The word "capture" implies the idea of grasping or taking hold of something. It suggests an active mind rather than a passive one - a conscious organizing of what you read in order to make sense out of it, to create a framework or structure for remembering and using it.
The capture consists of four deliberate observations:
Why has the author tried to communicate? To share an insight? To convince? To criticize? To entertain? Specifically why is he or she making the effort to say something, in that way, and that that time, to his/her audience?
Central Message (What?)
What exactly is the point, the essence, the main idea? Find it and force yourself to make it into a clear complete statement; e.g., "Her central argument is that . . . ."
Validation / Application (How?)
How has the author supported his or her central message (validation), or how can that idea be used (application)? Find the supporting evidence - ideas, facts, images, etc.--that the author uses to convince you. If you identify the pattern of support, you will have outlined the piece of writing.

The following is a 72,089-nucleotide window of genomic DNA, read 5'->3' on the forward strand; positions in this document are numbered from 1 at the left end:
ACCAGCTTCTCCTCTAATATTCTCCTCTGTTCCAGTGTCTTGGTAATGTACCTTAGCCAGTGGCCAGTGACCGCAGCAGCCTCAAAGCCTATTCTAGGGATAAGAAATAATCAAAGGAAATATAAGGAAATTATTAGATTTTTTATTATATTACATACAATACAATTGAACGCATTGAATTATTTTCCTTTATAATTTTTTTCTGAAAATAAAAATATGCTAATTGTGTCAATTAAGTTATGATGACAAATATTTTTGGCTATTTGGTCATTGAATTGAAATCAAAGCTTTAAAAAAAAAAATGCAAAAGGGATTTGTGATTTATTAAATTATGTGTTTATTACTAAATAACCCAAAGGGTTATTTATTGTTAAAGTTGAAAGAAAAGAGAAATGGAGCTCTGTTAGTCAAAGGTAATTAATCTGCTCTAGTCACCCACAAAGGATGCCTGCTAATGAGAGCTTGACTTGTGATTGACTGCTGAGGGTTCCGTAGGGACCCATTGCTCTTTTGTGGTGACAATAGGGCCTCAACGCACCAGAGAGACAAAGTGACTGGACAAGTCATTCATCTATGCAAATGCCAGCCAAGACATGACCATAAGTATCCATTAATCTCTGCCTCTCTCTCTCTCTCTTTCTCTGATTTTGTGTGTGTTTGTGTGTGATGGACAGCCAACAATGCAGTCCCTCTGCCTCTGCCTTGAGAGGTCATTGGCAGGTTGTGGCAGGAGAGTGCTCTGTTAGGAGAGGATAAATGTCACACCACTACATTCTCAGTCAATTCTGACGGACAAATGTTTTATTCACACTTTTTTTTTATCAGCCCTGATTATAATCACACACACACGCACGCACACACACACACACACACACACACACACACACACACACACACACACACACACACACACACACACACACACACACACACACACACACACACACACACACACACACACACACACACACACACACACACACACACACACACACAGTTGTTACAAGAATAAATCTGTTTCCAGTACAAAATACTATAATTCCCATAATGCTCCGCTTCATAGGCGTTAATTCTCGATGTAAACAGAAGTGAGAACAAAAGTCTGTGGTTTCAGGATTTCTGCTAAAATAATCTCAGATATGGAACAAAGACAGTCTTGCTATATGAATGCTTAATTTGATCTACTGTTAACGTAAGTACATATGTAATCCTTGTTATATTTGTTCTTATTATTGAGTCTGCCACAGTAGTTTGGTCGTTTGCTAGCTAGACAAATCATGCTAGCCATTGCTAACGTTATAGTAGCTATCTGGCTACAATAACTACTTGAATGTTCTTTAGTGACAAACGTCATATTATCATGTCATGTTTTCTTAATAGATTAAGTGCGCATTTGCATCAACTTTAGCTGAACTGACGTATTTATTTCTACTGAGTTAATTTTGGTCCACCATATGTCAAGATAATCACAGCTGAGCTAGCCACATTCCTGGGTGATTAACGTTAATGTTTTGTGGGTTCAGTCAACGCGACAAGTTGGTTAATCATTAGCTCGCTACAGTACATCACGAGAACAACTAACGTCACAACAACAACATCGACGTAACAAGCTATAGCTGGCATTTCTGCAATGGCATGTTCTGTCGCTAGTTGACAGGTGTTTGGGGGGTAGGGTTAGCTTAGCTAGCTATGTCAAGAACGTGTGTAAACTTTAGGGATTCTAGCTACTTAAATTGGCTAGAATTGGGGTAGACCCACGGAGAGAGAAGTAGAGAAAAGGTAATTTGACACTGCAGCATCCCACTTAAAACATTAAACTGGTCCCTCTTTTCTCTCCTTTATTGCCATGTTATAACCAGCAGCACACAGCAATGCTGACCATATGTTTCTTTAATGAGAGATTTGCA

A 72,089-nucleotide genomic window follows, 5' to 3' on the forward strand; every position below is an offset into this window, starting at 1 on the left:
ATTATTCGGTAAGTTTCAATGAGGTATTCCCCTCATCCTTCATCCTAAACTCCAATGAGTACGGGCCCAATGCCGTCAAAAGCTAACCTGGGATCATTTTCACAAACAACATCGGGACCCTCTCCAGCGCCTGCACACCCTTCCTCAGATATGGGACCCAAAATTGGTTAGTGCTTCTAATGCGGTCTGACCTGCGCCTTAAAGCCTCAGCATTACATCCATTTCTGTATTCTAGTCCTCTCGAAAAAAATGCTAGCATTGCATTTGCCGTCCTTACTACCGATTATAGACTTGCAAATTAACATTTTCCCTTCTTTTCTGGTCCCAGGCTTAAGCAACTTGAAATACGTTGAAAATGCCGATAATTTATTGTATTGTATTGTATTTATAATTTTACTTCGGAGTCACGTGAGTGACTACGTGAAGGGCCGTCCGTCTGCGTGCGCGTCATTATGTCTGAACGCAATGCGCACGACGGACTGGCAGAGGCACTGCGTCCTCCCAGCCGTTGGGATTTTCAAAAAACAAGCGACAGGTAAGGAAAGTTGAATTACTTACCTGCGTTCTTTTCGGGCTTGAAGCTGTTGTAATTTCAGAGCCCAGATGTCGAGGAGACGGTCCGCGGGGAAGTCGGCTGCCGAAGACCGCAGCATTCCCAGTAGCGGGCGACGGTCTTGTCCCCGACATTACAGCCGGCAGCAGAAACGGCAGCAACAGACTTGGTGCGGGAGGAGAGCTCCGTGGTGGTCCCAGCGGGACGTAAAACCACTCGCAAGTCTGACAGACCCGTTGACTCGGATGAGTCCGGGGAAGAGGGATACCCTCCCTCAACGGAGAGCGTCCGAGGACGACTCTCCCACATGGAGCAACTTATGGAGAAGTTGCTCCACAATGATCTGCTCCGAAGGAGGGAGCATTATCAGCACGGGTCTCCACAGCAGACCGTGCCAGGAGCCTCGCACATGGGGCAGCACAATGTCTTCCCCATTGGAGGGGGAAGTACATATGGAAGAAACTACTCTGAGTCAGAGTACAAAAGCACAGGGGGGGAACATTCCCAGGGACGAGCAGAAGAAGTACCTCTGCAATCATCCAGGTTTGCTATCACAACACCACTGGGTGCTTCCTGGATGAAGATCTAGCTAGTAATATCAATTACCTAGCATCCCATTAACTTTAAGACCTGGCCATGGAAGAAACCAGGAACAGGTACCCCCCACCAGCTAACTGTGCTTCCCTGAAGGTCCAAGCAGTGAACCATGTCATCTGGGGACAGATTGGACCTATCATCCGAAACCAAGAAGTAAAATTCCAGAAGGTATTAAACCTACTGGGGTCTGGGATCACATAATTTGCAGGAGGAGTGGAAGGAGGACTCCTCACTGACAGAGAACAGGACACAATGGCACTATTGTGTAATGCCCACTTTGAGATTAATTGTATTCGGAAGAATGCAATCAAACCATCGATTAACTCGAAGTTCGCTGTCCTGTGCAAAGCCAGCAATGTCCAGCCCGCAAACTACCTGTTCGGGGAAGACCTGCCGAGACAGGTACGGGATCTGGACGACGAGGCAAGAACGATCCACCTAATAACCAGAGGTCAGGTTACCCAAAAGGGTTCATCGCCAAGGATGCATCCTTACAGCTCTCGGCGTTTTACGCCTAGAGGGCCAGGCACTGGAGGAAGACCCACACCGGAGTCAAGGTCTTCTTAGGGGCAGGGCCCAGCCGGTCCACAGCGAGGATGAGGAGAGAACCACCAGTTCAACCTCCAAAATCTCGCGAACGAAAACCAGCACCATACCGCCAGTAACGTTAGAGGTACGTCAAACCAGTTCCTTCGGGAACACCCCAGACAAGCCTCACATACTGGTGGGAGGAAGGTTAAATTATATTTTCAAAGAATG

Values / Assumptions (Where?)
Where does the author stand? What does he or she believe in or value? What is assumed or taken for granted in this piece of writing? Who is the assumed audience of this piece? As a reader, work to pay attention to and discover the values, beliefs, biases, assumptions (sometimes overt, sometimes subtle) underlying what you read.
Please record your capture on 1-2 pages, maximum. Use whatever format is most helpful to you for grasping the text's essence: an outline, paragraphs, a flow-chart or concept map, etc. Be prepared to share your findings in class.
By Allison Pingree, Vanderbilt University Center for Teaching, adapted from Professor Walter Gong, San Jose State University.
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